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March 24, 2003
 
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Developments in Iraq's Oil Fields
Developments in Iraq's Oil Fields, World Oil Markets

The Associated Press


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March 24

THE OIL FIELDS: Fighting around seven burning oil wells in the Rumeila South oil field in southern Iraq has driven out some civilian firefighters, an official said Monday. U.S.-led forces had previously thought the field's facilities were secure. "It's not nearly as safe as they said it was," said Brian Krause, vice president and senior blowout specialist for Houston-based Boots and Coots. "We're kind of sitting ducks out there."

U.S. Marines declared the field unsafe for journalists to visit Monday, and canceled plans for a media tour. "Coalition forces consider it to be secured. That doesn't mean that there's not still hostile fire going on in the region in small pockets of resistance," said U.S. military spokeswoman Maj. Randi Steffy.

However, Kuwaiti firefighters working 1.2 miles inside Iraq put out the first fire quenched so far at a booby-trapped Iraqi oil well. Kuwait's senior firefighter, Aisa Bouyabes, said he believes his team and others can douse the six remaining fires in the Rumeila South field within two weeks.

Allied forces have made a priority of securing Iraqi oil installations to prevent their possible sabotage by Iraqis. Bouyabes said he found electrical wires at several damaged well heads that were the same as the wires Iraqi troops used to blow up Kuwait wells in 1991.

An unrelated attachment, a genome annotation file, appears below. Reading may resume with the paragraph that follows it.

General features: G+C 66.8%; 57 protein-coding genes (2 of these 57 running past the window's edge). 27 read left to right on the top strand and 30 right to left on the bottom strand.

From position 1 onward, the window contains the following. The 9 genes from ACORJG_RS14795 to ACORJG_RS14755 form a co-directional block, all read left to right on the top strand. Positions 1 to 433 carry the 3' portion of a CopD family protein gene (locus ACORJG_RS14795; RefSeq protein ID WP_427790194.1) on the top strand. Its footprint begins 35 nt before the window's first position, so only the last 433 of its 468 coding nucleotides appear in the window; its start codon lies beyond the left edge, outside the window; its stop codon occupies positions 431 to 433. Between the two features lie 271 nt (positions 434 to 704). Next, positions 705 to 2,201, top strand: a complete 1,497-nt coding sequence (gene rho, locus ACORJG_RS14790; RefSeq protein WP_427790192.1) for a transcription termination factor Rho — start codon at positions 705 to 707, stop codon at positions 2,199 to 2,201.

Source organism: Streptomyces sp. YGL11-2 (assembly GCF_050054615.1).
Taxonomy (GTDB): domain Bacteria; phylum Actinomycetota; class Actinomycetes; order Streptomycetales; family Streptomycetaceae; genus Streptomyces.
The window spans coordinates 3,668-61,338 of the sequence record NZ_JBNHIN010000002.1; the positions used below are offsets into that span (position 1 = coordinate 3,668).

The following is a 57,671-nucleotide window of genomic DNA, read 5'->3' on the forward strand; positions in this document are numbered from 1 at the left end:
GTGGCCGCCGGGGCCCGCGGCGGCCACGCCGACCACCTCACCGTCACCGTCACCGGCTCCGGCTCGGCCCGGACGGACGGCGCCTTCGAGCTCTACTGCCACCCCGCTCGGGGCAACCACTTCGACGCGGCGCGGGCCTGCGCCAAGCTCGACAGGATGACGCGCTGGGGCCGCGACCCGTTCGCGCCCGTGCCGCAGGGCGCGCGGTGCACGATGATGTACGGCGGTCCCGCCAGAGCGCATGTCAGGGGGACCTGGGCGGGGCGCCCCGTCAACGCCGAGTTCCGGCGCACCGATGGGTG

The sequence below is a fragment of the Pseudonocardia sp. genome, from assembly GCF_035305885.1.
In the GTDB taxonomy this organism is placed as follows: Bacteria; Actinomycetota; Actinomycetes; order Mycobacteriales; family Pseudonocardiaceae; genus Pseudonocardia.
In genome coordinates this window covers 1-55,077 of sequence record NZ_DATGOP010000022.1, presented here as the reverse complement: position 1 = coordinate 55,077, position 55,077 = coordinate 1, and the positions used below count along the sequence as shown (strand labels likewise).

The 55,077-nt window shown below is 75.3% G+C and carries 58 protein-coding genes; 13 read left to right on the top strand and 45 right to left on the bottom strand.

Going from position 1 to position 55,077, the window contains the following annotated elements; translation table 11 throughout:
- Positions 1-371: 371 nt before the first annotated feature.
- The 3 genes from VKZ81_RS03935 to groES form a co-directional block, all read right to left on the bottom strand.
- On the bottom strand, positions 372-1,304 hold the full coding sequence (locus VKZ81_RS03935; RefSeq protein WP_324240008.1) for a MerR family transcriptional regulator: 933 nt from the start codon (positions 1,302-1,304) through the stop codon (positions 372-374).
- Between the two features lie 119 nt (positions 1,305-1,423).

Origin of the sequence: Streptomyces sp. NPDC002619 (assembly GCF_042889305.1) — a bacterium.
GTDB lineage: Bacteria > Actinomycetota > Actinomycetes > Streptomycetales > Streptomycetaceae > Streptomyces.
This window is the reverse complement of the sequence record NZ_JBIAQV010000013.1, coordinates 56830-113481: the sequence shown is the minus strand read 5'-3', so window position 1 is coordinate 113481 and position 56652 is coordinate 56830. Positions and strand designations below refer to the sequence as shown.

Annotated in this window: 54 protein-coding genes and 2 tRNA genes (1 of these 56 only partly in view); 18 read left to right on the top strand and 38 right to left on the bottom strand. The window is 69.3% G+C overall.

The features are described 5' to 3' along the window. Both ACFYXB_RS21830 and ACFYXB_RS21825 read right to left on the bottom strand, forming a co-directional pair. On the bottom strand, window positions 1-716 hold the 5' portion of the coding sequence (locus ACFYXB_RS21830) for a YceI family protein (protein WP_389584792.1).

IRAQI EXPORTS: The pipeline from Iraq's northern oil field of Kirkuk continues to pump crude, but at a reduced rate, to Turkey's Mediterranean port of Ceyhan, market sources said Monday. Sources said crude is flowing to Ceyhan at a daily rate of 200,000-300,000 barrels, down from 800,000-900,000 barrels before fighting began.

Oil exports from the Iraqi Gulf port of Mina al-Bakr were halted earlier, following the withdrawal of all U.N. staff from Iraq on March 18. Iraq exported about 2 million barrels a day in total before hostilities.

THE MARKET: Crude prices surged Monday on market fears that the war might take longer than some had anticipated, and because of a disruption of supplies from Nigeria caused by unrest. May contracts of North Sea Brent, Europe's benchmark crude, jumped $1.47 a barrel to $25.82 in late trading in London. Contracts of U.S. light, sweet crude for May delivery were trading $1.29 higher at $28.20 a barrel in New York.

Copyright 2003 The Associated Press. All rights reserved. This material may not be published, broadcast, rewritten, or redistributed.

 
 
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